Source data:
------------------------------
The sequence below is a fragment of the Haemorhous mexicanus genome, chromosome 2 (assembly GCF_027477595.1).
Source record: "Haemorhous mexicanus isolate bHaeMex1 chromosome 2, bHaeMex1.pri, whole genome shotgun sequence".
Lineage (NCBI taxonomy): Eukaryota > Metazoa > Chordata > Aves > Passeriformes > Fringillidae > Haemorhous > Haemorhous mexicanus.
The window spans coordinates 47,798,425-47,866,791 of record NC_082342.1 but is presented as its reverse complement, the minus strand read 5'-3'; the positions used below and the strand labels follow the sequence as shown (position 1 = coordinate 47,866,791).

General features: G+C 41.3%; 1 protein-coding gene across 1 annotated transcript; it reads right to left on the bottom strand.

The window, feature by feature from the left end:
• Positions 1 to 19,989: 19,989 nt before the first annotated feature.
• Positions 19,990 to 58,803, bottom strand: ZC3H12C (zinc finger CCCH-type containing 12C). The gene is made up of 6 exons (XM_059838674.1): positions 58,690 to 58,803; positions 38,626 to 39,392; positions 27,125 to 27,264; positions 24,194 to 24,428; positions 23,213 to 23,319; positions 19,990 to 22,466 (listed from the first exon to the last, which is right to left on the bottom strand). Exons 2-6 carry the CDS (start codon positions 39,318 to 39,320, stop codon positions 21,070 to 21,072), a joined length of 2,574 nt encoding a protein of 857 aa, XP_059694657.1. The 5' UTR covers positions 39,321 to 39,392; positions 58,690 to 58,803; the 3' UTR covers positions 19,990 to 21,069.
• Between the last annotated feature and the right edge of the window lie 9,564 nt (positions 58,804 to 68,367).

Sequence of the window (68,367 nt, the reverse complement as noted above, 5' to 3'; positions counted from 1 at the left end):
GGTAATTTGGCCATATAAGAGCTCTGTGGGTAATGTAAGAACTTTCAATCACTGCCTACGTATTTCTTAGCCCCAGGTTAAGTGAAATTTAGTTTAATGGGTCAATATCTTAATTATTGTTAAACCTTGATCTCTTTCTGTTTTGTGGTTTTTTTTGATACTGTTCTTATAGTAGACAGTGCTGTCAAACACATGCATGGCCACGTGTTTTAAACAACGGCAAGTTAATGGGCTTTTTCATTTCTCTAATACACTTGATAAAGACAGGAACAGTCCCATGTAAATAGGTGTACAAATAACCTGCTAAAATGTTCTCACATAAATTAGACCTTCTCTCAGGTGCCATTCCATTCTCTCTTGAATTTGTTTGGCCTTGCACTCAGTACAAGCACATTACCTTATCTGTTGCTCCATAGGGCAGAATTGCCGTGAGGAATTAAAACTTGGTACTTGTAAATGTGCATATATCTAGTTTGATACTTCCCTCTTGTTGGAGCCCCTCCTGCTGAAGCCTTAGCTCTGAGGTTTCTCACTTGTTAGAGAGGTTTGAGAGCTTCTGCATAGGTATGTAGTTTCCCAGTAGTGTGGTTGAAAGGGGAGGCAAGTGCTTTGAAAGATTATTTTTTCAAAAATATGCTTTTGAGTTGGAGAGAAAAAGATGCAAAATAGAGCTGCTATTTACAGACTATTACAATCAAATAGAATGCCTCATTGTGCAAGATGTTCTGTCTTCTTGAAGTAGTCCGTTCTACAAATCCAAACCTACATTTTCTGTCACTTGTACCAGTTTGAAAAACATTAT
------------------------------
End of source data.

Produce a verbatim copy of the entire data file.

The sequence below is a fragment of the Haemorhous mexicanus genome, chromosome 2 (assembly GCF_027477595.1).
Source record: "Haemorhous mexicanus isolate bHaeMex1 chromosome 2, bHaeMex1.pri, whole genome shotgun sequence".
Lineage (NCBI taxonomy): Eukaryota > Metazoa > Chordata > Aves > Passeriformes > Fringillidae > Haemorhous > Haemorhous mexicanus.
The window spans coordinates 47,798,425-47,866,791 of record NC_082342.1 but is presented as its reverse complement, the minus strand read 5'-3'; the positions used below and the strand labels follow the sequence as shown (position 1 = coordinate 47,866,791).

General features: G+C 41.3%; 1 protein-coding gene across 1 annotated transcript; it reads right to left on the bottom strand.

The window, feature by feature from the left end:
• Positions 1 to 19,989: 19,989 nt before the first annotated feature.
• Positions 19,990 to 58,803, bottom strand: ZC3H12C (zinc finger CCCH-type containing 12C). The gene is made up of 6 exons (XM_059838674.1): positions 58,690 to 58,803; positions 38,626 to 39,392; positions 27,125 to 27,264; positions 24,194 to 24,428; positions 23,213 to 23,319; positions 19,990 to 22,466 (listed from the first exon to the last, which is right to left on the bottom strand). Exons 2-6 carry the CDS (start codon positions 39,318 to 39,320, stop codon positions 21,070 to 21,072), a joined length of 2,574 nt encoding a protein of 857 aa, XP_059694657.1. The 5' UTR covers positions 39,321 to 39,392; positions 58,690 to 58,803; the 3' UTR covers positions 19,990 to 21,069.
• Between the last annotated feature and the right edge of the window lie 9,564 nt (positions 58,804 to 68,367).

Sequence of the window (68,367 nt, the reverse complement as noted above, 5' to 3'; positions counted from 1 at the left end):
GGTAATTTGGCCATATAAGAGCTCTGTGGGTAATGTAAGAACTTTCAATCACTGCCTACGTATTTCTTAGCCCCAGGTTAAGTGAAATTTAGTTTAATGGGTCAATATCTTAATTATTGTTAAACCTTGATCTCTTTCTGTTTTGTGGTTTTTTTTGATACTGTTCTTATAGTAGACAGTGCTGTCAAACACATGCATGGCCACGTGTTTTAAACAACGGCAAGTTAATGGGCTTTTTCATTTCTCTAATACACTTGATAAAGACAGGAACAGTCCCATGTAAATAGGTGTACAAATAACCTGCTAAAATGTTCTCACATAAATTAGACCTTCTCTCAGGTGCCATTCCATTCTCTCTTGAATTTGTTTGGCCTTGCACTCAGTACAAGCACATTACCTTATCTGTTGCTCCATAGGGCAGAATTGCCGTGAGGAATTAAAACTTGGTACTTGTAAATGTGCATATATCTAGTTTGATACTTCCCTCTTGTTGGAGCCCCTCCTGCTGAAGCCTTAGCTCTGAGGTTTCTCACTTGTTAGAGAGGTTTGAGAGCTTCTGCATAGGTATGTAGTTTCCCAGTAGTGTGGTTGAAAGGGGAGGCAAGTGCTTTGAAAGATTATTTTTTCAAAAATATGCTTTTGAGTTGGAGAGAAAAAGATGCAAAATAGAGCTGCTATTTACAGACTATTACAATCAAATAGAATGCCTCATTGTGCAAGATGTTCTGTCTTCTTGAAGTAGTCCGTTCTACAAATCCAAACCTACATTTTCTGTCACTTGTACCAGTTTGAAAAACATTAT